7. How do you rehearse and how often do you rehearse before a speech contest?
When I competed, I rehearsed every day several times a day. While the speech was under construction, I memorized it so that I could rehearse a section, make mental modifications, then rehearse the revised section of the speech again and again. There was no need to write anything down or look at notes because it was all in my head. I could be sitting in a company meeting as they are talking about widgets, and since I don’t work in the widget section, I could take a mental break, get on stage, and give my speech.
8. What tips do you use to stay calm, composed, and confident while delivering a speech?
I was very quiet and shy before Toastmasters and never imagined myself standing before an audience bigger than three people. It was practice and visualization that helped me move from unsure to undaunted. The more I practiced, the better I felt. I could see the audience sitting before me with smiling faces, following me closely, leaning forward and getting every one of my jokes. I would see hands that clapped so hard when the speech was over that it looked like butterflies in the audience. When you step on the real stage, you’re in familiar territory and you simply give the best speech of your life.
9. How do you usually command a room and connect with your audience?
I no longer memorize whole speeches, but I do practice quite a bit. It is the practice that emboldens me and frees me to just be open and lighthearted. There is usually something that happens when you laugh and joke with the audience, call one or two of them by name, or allow the audience to get in a joke or two and respond with a smart reply.
Preparation is the key. When I have done my practice and research, I am more confident because I have the attitude that my message is what the audience needs to make a difference in their lives. It will move them from where they are to where they want to be.
One more thing is to act as if it is your stage. You are in charge. Show confidence and have a good time.
10. Tell us about some of the lessons you have learned from competing in speech contests.
- Judges don’t know real talent—unless you win (then they are the smartest people on earth).
- No matter what your club members, friends, and relatives tell you, you are not the greatest speaker in the world.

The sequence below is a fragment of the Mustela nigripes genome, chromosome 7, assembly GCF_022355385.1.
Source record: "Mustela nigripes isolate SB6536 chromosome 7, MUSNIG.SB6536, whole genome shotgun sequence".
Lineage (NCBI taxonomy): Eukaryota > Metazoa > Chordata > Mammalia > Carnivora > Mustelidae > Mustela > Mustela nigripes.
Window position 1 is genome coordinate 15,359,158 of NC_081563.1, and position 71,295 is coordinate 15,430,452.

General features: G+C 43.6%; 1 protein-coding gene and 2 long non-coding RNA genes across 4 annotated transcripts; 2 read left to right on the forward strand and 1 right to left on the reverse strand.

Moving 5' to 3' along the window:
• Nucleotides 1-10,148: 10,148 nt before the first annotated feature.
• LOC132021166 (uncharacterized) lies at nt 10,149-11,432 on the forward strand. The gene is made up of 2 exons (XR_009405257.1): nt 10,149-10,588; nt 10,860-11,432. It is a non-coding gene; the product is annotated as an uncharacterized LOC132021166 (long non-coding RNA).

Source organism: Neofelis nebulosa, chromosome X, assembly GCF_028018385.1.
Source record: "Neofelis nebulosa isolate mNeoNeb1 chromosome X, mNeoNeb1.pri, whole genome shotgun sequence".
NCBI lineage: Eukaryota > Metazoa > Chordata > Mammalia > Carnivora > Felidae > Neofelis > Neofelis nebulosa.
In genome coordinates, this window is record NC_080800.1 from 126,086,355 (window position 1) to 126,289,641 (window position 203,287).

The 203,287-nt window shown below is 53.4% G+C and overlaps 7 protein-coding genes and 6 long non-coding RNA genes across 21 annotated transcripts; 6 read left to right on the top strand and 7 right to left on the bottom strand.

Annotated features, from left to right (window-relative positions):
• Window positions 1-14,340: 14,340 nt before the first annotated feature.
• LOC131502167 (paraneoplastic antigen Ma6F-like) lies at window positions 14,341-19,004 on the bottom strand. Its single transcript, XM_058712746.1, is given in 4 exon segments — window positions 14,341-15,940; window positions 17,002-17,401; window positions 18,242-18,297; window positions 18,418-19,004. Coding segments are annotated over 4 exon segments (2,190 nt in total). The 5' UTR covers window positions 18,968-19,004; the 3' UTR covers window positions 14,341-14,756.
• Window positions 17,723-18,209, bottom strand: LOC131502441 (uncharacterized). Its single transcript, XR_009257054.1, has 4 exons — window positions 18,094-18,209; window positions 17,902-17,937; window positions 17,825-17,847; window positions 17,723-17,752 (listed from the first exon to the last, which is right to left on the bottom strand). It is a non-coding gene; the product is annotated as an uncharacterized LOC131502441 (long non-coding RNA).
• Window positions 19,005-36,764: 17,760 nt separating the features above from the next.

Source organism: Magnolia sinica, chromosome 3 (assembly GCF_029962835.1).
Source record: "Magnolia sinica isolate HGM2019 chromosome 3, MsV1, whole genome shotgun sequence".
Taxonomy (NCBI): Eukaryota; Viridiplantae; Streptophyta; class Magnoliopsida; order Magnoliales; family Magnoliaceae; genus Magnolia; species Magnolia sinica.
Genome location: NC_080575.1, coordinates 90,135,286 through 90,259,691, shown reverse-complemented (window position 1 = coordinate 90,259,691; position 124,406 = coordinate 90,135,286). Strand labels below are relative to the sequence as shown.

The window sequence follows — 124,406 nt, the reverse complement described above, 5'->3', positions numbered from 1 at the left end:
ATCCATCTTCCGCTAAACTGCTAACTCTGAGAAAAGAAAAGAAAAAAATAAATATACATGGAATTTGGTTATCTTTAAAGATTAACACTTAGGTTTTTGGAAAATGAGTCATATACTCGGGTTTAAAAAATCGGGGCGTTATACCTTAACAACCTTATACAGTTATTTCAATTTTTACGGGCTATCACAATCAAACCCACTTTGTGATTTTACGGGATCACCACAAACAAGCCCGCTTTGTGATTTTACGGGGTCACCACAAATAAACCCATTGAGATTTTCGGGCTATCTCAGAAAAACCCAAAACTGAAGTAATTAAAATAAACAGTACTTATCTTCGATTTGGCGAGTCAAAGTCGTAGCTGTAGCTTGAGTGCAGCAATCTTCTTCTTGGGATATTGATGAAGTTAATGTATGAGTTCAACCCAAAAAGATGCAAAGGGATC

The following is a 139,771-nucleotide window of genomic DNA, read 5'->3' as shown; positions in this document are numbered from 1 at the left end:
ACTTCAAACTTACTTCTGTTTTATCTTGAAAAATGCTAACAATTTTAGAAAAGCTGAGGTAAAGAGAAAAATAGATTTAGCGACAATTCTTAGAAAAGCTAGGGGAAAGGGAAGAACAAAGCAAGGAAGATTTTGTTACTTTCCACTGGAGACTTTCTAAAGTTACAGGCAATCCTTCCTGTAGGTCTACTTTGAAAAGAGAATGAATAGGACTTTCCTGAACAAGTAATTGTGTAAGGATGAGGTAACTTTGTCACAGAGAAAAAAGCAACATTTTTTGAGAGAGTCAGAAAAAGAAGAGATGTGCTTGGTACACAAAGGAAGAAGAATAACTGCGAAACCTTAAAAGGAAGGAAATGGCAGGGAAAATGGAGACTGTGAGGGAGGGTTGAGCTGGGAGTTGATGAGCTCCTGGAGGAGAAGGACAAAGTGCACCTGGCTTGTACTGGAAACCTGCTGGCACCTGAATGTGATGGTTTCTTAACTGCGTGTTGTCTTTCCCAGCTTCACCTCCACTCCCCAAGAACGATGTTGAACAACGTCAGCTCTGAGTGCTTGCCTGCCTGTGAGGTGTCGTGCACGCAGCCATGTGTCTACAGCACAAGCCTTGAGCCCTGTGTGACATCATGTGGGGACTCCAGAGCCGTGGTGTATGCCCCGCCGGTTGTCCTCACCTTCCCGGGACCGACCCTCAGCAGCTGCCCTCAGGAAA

- Just because you worked so hard on your speech doesn’t mean anything because others are working just as hard or harder.
- If you don’t walk away with the first-place trophy, don’t moan and complain. Review your presentation and try to see what you could have done differently.
- If I were competing today, I would ask each contestant if I could record their contest speech. Then I would analyze the speeches and compare them to my speech to see what I could learn. If a speaker did not allow me to record their speech, I would take notes while they spoke.
- A speech contest is not about winning and losing. It’s about winning and losing the excuses when you don’t win. It’s about winning and learning. Learning that you might need more seasoning. Your time will come; just be patient, persistent and pursue your dream.
11. What’s the best communication tip someone has given you? What’s the worst communication tip someone has given you (or someone else)?
You may never please the whole audience every time. The best communication tip was to pay attention to those in the audience who were really enjoying your speech and avoid the few who are preoccupied. Focusing on the ones who are really into the speech adds to your energy and could bring others in line. Focusing on those who are preoccupied only adds to frustration and self-doubt. This only works if there are one or two people who are not getting the speech. If there are a bunch of people that seem distracted, then you may have to ad-lib or use your Table Topics skills to get through it. If that’s not an option, then end the speech prematurely, go home, cry and be better prepared the next time.
The worst communication tip is whenever someone reads or hears about a technique and then, without trying it themselves, they tell you about it. Nah! If you haven’t tried it and found it to be the best thing ever, then don’t bring it to me.
12. What tools do you recommend using to prepare for a speech contest?
Familiarize yourself with the basics of public speaking, particularly the organization of the speech. Most of the tools in the manuals or Pathways program are excellent. If you give a speech and you did not get the reaction you wanted, then do it until you get it right. There is no need to rush. Take your time. Do it right.
Watch and study videos of past contestants. This should include the winners and other participants.
- Website: www.dwaynegsmith.com
- Email: firstname.lastname@example.org
- Facebook: Dwayne G. Smith
- Linkedin: email@example.com
- Phone: 404.790.1009
Watch Dwayne G. Smith’s Winning Speech
Over to You
Are you planning to compete in a speech contest? If so, which of Dwayne’s tips do you plan to use to prepare for it? Share your answers with us in the comments below!